On March 4, 2020, the Securities and Exchange Commission (the “SEC”) issued a proposal to revise the exempt offering rules under Regulation D (exempt offerings) and Regulation S (offshore offerings) of the Securities Act of 1933 largely to make it easier to conduct such offerings. The proposals include, among other things:
- While Rule 506(c) under the Securities Act currently allows general solicitation, sales can only be made to verified accredited investors. The proposed revised rule would allow an issuer to rely on a previous verification if it can sign a certification that it is not aware of contrary information.
- There would be a new Rule 148 that would make clear that certain “demo days” fulfilling certain requirements would not be considered “general solicitations” incompatible with private offer rules that prohibit general solicitation.
- Proposed Rule 241 would make clear that “gauging of market interest” activities fulfilling certain requirements would not be “general solicitations” incompatible with private offer rules that prohibit general solicitation.
- Proposed Rule 206 would allow issuers under the SEC’s Regulation Crowdfunding to “test the waters” prior to filing Form C if they follow certain rules.
- A new integration rule (public and private offerings) would be adopted to replace the existing one (Rule 152). No integration of Rule 506(b) (no general solicitation allowed) and 506(c) (general solicitation allowed) private offerings would be required if the issuer has a reasonable belief either (i) that there is no disallowed general solicitation for the private offers or (ii) that the issuer already had a substantive relationship with the purchaser before the Rule 506(c) offer began. There would be four new safe harbors from integration: (i) offers or sales for which no general solicitation is allowed commenced 30 days after or terminated 30 days before another so long as there is no disallowed general solicitation for the private offers or the issuer already had a substantive relationship with the purchaser before the private offer; (ii) offers and sales under Regulation S, an employee benefit plan or Rule 701 (performance stock options, etc.); (iii) registered offers after the termination of private offers for which general solicitation is not permitted; and (iv) offers and sales based on an exemption for which general solicitation is permitted made subsequent to any prior terminated or completed offer.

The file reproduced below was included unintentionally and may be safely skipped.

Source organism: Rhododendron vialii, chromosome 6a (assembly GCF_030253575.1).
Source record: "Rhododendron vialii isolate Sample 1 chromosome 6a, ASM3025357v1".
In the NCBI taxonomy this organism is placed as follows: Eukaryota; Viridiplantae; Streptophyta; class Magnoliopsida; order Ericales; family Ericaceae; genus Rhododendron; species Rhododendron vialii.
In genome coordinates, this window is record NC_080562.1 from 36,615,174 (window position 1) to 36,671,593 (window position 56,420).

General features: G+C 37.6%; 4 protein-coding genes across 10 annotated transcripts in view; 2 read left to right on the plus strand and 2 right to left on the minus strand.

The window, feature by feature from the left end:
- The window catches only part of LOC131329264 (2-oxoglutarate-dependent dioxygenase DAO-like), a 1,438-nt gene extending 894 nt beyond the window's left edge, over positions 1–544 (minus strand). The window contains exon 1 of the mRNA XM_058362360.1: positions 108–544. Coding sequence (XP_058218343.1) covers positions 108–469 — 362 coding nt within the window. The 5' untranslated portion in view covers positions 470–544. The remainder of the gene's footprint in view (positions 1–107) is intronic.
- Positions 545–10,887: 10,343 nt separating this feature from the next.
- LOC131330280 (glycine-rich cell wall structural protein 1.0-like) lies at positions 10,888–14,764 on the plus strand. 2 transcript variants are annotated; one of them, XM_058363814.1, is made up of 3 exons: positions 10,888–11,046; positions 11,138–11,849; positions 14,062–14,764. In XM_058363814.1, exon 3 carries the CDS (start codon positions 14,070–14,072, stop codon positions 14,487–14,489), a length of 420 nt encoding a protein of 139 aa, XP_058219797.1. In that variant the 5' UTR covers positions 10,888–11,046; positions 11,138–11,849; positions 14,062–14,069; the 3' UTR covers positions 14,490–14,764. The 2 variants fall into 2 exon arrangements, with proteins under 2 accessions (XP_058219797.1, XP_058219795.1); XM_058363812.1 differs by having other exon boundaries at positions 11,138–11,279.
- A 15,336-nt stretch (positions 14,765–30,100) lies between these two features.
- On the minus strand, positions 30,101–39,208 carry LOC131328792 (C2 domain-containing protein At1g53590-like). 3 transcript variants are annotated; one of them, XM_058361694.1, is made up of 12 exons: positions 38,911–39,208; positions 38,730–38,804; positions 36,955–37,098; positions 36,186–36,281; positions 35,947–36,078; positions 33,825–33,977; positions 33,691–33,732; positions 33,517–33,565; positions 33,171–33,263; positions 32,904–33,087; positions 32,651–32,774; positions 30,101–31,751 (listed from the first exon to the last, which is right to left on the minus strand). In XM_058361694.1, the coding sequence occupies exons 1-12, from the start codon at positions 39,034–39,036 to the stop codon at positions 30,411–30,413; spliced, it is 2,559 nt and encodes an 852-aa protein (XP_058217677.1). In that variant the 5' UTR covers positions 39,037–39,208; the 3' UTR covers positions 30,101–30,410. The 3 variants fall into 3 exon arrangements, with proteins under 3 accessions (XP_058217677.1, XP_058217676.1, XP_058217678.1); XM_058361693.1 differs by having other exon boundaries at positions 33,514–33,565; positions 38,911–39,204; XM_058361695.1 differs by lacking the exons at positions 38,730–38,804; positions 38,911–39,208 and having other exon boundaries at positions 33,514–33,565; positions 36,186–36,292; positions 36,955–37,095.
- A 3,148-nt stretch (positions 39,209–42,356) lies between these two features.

- Eligibility for Regulation Crowdfunding would under the proposed rules include certain crowdfunding vehicles that might otherwise be caught under the Investment Company Act of 1940, but there would be a new limit on the kinds of securities allowed to equity, debt and certain convertible or exchangeable securities. The Regulation Crowdfunding limit would be increased from $1.07 million over 12 months to $5 million. The Regulation Crowdfunding investment limit for accredited investors would be lifted and for non-accredited investors would be based on the greater of annual income or net worth.
- The proposed rules would raise the Regulation A, tier two offering limit from $50 million to $75 million and for secondary sales from $15 million to $22.5 million.
- In addition, the proposed rules would harmonize the disclosure requirements among the various private placement exemptions.
This note is subject to the more fulsome treatment in the notice of proposed rulemaking. Comments are due within 60 days of publication in the Federal Register.